The World Bank approved $103.4 million for Ghana to reverse land degradation and strengthen integrated natural resource management in about 3 million hectares of degraded landscapes, working with communities of the Northern Savannah Zone and the cocoa forest landscape.
The cost of environmental degradation in Ghana due to unsustainable use of land for agriculture, forests, and mining stands at 2.8 percent of the national GDP (2017). If the current natural resource extraction remains unchanged, Ghana will see its natural resource base destroyed over the long term, with fewer opportunities to sustain growth and shared prosperity.
“The project will help boost post-COVID-19 economic recovery, create jobs and secure livelihoods in some of the poorest parts of Ghana by focusing on agricultural productivity, ecosystems management and sustainable small-scale mining,” said World Bank Country Director, Pierre Laporte.
The Ghana Landscape Restoration and Small-Scale Mining project will focus on land-use planning for integrated landscape management and promote sustainable mining by helping formalize artisanal and small-scale mining. It will also support sustainable land, water, and forest management activities in the climate-vulnerable target landscapes.
“The project aims to place landscapes and mining sector management on a path that would transition from degraded landscapes, poverty, and low productivity toward one of resilient landscapes that optimize the ecosystem functions for better livelihoods and more sustainable economic returns,” said World Bank Practice Manager, Environment, Natural Resources and Blue Economy, Sanjay Srivastava.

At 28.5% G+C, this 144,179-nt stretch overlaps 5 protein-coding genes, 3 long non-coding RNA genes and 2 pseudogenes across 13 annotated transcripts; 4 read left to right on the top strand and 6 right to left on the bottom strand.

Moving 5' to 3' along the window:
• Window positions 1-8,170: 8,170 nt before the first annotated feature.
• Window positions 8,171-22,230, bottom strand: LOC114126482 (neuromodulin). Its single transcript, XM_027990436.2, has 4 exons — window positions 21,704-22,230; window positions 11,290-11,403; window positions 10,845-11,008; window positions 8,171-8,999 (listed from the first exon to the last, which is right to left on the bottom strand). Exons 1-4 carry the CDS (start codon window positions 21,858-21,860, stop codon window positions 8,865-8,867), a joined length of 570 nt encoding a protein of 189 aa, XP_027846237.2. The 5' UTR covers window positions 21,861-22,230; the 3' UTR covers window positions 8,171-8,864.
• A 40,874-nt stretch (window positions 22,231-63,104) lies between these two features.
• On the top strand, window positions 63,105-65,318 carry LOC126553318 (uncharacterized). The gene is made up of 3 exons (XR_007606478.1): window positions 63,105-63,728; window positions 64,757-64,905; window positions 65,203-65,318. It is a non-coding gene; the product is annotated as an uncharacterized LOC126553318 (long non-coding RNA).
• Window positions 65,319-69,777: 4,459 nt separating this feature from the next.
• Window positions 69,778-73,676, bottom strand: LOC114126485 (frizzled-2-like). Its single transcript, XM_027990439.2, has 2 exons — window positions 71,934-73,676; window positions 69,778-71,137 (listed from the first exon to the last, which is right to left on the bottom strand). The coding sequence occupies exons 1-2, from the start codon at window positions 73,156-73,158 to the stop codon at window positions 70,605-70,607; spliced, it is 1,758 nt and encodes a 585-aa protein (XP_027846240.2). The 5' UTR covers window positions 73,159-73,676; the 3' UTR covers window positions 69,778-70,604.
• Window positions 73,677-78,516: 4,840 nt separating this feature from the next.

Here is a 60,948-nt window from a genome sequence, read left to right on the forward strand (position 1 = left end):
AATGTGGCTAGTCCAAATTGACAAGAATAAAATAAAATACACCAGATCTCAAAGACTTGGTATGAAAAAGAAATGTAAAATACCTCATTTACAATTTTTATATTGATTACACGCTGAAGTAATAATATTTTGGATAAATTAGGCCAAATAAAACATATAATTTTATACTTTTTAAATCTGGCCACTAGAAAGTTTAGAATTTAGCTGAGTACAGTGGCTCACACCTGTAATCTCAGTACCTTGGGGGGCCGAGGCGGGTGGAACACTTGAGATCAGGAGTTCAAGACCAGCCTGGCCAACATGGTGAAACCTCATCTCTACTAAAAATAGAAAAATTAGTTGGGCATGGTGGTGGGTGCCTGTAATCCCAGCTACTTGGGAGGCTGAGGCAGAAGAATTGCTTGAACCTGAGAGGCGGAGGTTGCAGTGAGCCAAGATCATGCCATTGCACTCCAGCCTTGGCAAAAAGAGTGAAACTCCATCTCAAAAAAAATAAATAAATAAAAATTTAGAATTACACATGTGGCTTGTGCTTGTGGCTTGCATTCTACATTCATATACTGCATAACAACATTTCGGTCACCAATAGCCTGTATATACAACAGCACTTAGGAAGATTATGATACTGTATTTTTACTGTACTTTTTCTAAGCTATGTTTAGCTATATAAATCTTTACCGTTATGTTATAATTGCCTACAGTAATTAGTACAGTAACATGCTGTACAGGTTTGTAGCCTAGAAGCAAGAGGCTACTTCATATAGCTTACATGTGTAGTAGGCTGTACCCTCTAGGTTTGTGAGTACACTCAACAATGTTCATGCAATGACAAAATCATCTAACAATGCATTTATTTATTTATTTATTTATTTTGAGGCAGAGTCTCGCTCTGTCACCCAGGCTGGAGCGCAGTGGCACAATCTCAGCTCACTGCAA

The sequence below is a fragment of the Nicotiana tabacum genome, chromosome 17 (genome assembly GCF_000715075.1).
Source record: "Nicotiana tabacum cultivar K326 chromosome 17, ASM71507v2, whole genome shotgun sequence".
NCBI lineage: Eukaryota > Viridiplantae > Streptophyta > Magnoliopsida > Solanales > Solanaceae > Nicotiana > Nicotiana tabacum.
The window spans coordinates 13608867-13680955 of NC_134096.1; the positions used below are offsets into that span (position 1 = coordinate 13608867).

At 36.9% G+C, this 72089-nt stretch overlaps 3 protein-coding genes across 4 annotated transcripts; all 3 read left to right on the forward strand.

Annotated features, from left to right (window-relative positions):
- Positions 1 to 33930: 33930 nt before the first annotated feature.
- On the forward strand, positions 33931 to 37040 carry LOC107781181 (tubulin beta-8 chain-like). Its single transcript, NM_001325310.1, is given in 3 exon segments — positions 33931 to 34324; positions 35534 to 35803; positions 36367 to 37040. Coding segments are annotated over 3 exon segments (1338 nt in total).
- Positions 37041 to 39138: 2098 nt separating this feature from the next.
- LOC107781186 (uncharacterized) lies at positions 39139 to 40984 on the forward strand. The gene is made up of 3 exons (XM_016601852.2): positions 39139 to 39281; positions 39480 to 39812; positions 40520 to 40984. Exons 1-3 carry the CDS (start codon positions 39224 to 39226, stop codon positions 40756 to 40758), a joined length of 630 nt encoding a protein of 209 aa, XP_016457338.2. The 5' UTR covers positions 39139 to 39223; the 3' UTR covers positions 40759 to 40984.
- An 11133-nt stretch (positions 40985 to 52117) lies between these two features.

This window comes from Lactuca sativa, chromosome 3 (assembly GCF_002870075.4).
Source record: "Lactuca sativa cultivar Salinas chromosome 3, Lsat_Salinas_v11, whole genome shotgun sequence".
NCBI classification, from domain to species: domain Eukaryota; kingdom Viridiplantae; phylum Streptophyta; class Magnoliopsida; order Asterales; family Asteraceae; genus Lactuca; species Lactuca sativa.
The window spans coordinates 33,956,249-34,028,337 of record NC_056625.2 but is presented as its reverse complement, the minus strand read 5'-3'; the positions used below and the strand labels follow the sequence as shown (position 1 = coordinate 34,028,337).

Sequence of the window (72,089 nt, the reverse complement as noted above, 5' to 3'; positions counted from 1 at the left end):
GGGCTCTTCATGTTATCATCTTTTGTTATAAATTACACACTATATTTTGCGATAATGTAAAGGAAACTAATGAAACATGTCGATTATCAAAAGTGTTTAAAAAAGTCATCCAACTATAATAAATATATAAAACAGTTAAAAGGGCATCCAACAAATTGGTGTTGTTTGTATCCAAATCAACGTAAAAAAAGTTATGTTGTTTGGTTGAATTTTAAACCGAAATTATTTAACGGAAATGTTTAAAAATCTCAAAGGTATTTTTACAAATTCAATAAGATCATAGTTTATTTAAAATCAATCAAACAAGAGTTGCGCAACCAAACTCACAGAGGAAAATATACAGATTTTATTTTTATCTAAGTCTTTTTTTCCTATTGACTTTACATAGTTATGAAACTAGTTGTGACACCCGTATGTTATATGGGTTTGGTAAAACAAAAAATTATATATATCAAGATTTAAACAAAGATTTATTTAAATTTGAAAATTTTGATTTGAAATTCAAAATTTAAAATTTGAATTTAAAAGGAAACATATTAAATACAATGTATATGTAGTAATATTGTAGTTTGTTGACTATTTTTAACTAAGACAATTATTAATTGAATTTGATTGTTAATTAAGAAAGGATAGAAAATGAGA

The project will also enhance women’s role in local-level forest and landscape management activities, and create better income-generating opportunities. Over 250,000 people will benefit from the project.
“This joint project aligns with the World Bank’s Forest-Smart Mining Initiative and will promote forest-smart interventions in the artisanal and small-scale mining sector and strengthen regulatory compliance and sustainable mining practices,” said World Bank Acting Practice Manager, Energy & Extractives Global Practice, Zubin Bamji.
The financing includes an IDA credit of $75 million and $28.4 million in grants from the Global Environmental Facility, the Extractive Global Programmatic Support, and the Global Partnership for Sustainable and Resilient Landscapes (PROGREEN) multi-donor Trust Funds.
* The World Bank’s International Development Association (IDA), established in 1960, helps the world’s poorest countries by providing grants and low to zero-interest loans for projects and programs that boost economic growth, reduce poverty, and improve poor people’s lives. IDA is one of the largest sources of assistance for the world’s 75 poorest countries, 39 of which are in Africa. Resources from IDA bring positive change to the 1.6 billion people who live in IDA countries. Since 1960, IDA has supported development work in 113 countries. Annual commitments have averaged about $21 billion over the last three years, with about 61 percent going to Africa.